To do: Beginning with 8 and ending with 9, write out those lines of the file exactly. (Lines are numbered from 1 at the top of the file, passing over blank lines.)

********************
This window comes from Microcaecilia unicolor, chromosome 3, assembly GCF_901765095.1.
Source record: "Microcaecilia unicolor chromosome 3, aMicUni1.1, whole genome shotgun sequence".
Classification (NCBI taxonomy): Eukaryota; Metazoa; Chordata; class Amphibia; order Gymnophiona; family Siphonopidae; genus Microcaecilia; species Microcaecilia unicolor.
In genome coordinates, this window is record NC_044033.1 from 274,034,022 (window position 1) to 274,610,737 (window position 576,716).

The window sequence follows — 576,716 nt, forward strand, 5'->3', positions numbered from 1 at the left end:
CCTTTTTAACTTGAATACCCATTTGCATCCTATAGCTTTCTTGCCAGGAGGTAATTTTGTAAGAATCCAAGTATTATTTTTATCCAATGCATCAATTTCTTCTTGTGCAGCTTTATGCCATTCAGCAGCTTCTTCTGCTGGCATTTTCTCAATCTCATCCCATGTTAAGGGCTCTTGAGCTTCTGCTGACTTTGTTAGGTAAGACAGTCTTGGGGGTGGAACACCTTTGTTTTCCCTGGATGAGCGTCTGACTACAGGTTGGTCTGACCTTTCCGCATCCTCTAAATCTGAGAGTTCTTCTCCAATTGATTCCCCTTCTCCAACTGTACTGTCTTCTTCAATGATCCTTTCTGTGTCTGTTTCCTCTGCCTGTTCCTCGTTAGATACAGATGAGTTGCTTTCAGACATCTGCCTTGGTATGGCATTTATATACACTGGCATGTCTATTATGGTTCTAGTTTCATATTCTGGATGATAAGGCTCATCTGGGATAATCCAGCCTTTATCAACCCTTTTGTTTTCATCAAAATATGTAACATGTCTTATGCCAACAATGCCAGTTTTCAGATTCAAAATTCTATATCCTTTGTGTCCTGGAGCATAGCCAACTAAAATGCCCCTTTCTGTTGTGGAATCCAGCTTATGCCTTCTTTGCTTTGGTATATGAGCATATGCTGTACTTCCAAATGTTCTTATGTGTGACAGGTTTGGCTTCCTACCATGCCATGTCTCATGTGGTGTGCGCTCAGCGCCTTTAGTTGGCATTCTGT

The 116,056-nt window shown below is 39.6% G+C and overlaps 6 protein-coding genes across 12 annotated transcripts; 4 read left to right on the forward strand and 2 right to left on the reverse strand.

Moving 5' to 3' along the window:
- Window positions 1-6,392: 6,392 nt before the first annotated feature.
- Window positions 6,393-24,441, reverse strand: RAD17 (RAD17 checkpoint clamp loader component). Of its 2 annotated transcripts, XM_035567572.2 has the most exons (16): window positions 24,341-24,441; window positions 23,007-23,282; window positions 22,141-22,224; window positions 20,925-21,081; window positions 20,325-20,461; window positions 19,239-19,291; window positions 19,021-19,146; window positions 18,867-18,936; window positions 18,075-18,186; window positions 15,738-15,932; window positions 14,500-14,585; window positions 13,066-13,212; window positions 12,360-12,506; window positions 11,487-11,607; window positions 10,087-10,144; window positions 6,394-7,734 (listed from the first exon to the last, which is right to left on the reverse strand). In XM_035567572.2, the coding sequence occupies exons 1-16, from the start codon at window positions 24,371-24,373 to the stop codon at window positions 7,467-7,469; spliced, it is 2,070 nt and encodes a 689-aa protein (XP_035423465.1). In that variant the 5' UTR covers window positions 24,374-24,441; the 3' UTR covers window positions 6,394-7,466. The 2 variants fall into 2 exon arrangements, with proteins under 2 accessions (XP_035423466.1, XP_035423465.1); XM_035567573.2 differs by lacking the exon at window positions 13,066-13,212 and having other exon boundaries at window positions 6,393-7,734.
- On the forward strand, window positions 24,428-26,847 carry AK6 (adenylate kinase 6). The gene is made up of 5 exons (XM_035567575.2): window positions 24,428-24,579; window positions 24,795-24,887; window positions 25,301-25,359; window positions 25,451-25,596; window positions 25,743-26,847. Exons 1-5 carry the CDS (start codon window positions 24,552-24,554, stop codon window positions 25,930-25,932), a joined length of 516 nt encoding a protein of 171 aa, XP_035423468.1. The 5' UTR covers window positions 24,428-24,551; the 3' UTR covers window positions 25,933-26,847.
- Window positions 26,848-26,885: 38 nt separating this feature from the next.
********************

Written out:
Moving 5' to 3' along the window:
- Window positions 1-6,392: 6,392 nt before the first annotated feature.